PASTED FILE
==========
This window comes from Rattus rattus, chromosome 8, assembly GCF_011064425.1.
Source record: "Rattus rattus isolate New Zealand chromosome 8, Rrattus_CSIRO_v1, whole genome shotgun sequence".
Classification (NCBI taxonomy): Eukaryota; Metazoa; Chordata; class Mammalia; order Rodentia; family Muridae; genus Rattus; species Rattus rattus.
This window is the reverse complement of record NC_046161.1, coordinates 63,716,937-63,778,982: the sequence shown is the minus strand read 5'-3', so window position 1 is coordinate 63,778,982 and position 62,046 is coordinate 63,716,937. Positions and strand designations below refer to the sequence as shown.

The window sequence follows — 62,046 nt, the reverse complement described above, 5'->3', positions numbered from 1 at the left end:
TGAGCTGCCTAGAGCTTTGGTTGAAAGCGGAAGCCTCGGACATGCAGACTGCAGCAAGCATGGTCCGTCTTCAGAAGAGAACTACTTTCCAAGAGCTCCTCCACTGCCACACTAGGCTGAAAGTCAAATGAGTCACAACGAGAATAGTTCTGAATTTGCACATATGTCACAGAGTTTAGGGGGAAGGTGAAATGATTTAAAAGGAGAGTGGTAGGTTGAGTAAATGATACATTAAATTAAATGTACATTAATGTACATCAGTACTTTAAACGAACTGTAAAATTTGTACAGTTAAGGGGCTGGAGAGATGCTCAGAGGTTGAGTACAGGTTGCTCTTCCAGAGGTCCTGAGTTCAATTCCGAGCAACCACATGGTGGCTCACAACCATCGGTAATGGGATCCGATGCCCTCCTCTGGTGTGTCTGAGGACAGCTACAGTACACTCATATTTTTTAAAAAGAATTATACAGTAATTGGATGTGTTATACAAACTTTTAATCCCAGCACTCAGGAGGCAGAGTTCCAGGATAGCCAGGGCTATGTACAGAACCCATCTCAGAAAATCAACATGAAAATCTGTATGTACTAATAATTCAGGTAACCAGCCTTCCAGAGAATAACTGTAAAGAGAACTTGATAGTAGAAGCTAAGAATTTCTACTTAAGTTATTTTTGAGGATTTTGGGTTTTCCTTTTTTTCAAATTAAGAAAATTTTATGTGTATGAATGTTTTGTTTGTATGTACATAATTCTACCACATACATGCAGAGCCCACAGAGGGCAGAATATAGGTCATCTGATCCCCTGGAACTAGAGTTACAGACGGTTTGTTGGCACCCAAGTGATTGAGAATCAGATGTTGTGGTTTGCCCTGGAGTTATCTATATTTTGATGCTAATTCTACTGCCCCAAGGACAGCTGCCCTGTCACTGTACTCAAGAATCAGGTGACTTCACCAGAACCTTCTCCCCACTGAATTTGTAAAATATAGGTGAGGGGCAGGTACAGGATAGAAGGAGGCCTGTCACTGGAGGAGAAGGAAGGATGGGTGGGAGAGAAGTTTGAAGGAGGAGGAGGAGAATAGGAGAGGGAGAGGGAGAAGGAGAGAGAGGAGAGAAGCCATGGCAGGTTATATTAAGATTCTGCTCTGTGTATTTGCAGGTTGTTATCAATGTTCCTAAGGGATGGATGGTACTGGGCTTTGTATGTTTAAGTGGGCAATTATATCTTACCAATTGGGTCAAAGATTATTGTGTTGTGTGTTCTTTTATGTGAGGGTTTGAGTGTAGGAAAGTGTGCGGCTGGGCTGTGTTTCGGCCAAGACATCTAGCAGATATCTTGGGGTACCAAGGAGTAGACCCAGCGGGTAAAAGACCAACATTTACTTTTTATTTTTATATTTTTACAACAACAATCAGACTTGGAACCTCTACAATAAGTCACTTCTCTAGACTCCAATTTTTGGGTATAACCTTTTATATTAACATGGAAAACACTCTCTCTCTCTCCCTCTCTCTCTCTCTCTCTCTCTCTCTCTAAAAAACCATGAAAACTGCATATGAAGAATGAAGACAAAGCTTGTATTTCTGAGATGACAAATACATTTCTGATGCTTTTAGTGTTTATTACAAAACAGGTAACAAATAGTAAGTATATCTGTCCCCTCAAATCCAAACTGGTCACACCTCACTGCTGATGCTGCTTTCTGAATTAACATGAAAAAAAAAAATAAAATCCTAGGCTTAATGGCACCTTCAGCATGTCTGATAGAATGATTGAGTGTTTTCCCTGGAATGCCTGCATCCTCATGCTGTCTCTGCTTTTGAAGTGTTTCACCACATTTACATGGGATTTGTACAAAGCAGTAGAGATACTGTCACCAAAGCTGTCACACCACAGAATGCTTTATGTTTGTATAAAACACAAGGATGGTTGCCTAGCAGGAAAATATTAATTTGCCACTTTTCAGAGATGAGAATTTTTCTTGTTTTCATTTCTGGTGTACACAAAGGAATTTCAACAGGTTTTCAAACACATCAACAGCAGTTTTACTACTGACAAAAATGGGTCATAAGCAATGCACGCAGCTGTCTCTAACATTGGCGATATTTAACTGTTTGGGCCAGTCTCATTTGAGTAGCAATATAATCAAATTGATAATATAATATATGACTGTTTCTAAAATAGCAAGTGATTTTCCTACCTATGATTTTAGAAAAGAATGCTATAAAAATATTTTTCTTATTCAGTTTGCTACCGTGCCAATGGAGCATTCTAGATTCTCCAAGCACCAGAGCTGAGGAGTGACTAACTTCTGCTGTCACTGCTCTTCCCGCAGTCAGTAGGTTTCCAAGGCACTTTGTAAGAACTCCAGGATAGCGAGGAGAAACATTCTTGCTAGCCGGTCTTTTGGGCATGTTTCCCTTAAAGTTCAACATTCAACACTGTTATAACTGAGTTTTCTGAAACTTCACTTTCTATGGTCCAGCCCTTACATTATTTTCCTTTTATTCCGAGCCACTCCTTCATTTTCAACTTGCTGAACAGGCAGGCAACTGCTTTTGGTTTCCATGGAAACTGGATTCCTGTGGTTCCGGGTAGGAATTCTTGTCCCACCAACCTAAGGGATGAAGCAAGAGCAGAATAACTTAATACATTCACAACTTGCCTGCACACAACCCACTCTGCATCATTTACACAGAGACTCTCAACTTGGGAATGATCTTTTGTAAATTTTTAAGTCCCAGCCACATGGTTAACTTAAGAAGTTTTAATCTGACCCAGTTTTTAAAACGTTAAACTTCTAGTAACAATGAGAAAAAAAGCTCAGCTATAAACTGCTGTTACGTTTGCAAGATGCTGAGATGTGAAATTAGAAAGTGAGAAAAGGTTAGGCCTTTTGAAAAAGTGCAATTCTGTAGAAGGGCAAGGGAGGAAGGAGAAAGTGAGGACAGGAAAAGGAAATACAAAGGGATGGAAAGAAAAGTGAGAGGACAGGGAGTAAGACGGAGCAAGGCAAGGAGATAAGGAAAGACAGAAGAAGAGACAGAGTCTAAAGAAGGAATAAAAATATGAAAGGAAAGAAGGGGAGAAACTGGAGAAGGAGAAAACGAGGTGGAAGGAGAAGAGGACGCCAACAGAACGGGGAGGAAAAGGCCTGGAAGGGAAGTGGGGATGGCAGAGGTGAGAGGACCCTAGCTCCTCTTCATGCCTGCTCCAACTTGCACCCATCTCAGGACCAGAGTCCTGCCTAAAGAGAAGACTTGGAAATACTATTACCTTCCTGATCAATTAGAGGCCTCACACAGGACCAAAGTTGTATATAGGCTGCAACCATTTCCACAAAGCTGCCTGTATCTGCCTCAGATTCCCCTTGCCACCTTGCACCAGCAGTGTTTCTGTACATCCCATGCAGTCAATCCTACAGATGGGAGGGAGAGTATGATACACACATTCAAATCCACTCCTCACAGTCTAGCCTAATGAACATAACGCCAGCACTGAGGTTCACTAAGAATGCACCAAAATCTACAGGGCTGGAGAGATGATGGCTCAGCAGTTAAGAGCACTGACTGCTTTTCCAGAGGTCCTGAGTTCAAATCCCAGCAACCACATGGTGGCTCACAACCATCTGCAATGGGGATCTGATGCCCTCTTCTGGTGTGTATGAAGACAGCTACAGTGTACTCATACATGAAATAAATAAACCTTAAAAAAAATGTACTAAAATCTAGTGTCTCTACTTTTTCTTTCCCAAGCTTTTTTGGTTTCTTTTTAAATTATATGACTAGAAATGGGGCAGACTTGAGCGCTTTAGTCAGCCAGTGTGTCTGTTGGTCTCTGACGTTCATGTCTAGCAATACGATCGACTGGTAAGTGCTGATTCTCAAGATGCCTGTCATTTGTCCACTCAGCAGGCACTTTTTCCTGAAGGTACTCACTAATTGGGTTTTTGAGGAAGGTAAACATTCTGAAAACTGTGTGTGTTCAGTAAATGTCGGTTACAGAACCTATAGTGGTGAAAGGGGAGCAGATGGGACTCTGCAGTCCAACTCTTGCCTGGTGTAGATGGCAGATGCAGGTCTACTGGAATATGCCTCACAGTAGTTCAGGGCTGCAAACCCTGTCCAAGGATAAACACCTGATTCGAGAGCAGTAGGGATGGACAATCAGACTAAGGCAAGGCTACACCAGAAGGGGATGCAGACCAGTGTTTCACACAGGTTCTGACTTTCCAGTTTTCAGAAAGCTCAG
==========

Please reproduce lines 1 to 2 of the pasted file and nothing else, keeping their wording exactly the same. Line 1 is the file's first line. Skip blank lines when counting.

This window comes from Rattus rattus, chromosome 8, assembly GCF_011064425.1.
Source record: "Rattus rattus isolate New Zealand chromosome 8, Rrattus_CSIRO_v1, whole genome shotgun sequence".